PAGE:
- Photographic memories Korean War exhibit until Dec. 17 The Busan Provisional Capital Memorial Hall hosts "1950's Elegy," a special exhibition on the Korean War through Dec. 17. The exhibition is to commemorate the 67th anniversary of the Korean War and gives visitors a free opportunity to look back on the life of refugees in Busan, the final stronghold for South Korea during the war. The exhibition showcases photos under 13 themes: Busan as a space of liberation, refugee processions, refugee life, the United Nations forces' landing, Gukje Market as a black market and rebuilding scenes. Many photos are being made public for the first time due to contributions from the U.N. Photo Library, Peabody Museum of Archaeology and Ethnology and U.S. National Archives and Records Administration.-Admission: Free-Hours: 9 a.m. to 6 p.m. Closed Sundays.-How to get there: Toseong Station (Metro line 1), exit 2. Walk two minutes and turn left at the intersection. Then walk straight to find the provisional capital memorial hall.
- Flower garden installed along river Several ecological parks along the Nakdonggang River are reaping the benefits this autumn of a recently-completed project that installed 250,000 square meters of flowers. This latest Nakdonggang Management Office project, which began in June, is now blossoming along the Eulsukdo and Samnak ecological par-ks that follow the river. This continues a four-year effort by the management office to create flower gardens and natural spaces for people and migratory birds to enjoy. For this year's project, buckwheat was planted in the Eulsukdo picnic square for migratory birds visiting the estuary of the Nakdonggang River. Meanwhile, cultivated millet and sorghum was planted at Samnak Ecological Park. Further up the river past Samnak, a lotus garden and aquatic botanical garden can be enjoyed in Hwamyeong Ecological Park, as well. - Eulsukdo: Hadan Station (Metro line 1), exit 3. Take buses 58, 58-1, 58-2, or mini bus 1-20 and get off at the Eulsukdo Rest Area bus stop. - Samnak: Sasang Station (Metro line 2), exit 3. Walk 15 minutes toward the riverside. Or, Gwaebeop Renecite Station (Busan-Gimhae Light Rail Transit), exit 1. Access the park via the connecting bridge.- Hwamyeong: Sujeong Station (Metro line 2), exit 3. Walk 10 minutes toward the park.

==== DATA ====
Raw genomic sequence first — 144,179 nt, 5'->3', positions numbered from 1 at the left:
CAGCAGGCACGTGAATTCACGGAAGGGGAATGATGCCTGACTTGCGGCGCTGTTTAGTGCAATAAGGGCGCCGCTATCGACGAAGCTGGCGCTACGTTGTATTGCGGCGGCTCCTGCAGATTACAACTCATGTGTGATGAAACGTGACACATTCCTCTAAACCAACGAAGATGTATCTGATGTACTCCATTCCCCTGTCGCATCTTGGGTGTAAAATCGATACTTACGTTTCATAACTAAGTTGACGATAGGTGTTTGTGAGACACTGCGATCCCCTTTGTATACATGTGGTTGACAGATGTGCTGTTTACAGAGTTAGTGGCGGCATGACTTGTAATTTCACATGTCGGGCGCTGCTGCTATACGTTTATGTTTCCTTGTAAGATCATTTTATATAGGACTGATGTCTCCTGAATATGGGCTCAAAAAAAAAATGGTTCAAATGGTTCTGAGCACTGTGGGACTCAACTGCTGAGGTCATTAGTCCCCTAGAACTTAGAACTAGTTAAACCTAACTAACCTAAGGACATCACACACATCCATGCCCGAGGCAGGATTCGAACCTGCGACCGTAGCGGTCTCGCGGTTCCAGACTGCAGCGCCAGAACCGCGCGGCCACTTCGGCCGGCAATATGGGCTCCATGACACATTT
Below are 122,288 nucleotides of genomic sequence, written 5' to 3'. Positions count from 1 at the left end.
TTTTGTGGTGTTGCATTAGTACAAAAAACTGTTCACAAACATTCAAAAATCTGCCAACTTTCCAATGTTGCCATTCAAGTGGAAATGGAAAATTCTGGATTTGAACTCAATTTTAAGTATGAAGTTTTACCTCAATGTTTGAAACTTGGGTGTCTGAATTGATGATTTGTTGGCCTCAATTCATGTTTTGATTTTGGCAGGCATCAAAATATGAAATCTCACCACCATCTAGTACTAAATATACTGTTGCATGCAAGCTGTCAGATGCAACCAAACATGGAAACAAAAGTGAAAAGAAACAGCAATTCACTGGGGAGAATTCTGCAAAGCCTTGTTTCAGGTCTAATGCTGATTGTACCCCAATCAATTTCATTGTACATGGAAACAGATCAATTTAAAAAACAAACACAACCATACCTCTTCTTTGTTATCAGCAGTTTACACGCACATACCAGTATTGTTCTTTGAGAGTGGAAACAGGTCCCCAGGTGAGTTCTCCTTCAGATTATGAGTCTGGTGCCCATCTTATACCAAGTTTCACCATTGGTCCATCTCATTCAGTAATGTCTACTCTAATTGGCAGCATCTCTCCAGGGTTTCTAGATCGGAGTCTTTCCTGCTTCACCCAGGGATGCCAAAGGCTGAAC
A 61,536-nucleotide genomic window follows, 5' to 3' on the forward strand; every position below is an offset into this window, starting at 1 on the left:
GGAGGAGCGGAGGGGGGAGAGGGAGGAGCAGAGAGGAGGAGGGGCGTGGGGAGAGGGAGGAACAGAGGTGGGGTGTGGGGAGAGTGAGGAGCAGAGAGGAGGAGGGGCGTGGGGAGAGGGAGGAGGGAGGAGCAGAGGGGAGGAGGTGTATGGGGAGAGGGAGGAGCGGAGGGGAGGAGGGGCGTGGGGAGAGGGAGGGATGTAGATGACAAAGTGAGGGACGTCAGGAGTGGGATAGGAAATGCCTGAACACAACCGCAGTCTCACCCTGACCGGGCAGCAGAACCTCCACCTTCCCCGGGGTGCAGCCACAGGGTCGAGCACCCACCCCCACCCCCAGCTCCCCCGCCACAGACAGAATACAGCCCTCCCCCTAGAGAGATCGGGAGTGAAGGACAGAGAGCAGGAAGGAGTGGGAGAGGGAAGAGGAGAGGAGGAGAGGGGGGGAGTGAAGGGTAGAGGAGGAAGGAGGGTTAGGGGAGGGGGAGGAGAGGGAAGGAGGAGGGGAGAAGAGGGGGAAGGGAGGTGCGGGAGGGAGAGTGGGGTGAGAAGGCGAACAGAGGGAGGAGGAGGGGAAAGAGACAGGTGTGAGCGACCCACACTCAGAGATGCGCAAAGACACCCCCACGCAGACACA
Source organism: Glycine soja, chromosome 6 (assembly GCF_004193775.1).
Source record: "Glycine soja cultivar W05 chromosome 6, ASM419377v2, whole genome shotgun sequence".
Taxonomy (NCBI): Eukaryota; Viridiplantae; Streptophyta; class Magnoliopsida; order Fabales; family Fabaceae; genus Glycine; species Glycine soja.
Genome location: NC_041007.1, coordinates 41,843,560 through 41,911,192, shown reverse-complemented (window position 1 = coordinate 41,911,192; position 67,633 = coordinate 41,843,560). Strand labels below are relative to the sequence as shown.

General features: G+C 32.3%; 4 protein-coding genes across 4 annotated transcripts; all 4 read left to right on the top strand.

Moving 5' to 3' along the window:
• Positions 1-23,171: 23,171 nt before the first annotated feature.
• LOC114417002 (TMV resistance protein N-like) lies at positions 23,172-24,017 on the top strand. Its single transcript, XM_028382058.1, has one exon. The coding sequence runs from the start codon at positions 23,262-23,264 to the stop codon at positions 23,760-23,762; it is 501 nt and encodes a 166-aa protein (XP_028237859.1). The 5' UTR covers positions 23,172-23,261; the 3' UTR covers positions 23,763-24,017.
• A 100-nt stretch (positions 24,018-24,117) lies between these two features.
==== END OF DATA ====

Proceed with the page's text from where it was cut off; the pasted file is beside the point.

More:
- Rate hikes in effect Increases include taxis, mini buses Rate hikes for taxis and some mini buses went into effect Sept. 1. Rates in medium taxis rose from 2,800 to 3,300 won for the first two kilometers, with an additional 100 won charge every 133 meters instead of the previous 143 meters. Large and "deluxe" taxis rose from 4,500 won to 5,000 won for the first three kilometers. Taxis without converted meters should have conversion charts available. Rate hikes apply citywide. This is the first taxi rate hike in four years. Officials said the decision came due to a recent rise in oil prices, and to provide better compensation to taxi drivers. Sept. 1 also saw a 100 to 150 won increase on mini buses, also called "village buses,"throughout Busan except in Gangseo-gu (district) and Gijang-gun (county). Mini bus fares are decided by each district and county office, so the range of increase varies. With fewer public transportation opportunities in more rural areas, local officials there decided not to increase those rates at this time. The hikes follow similar increases for Busan Metro trains earlier this year. Regular bus fares last saw an increase in 2013.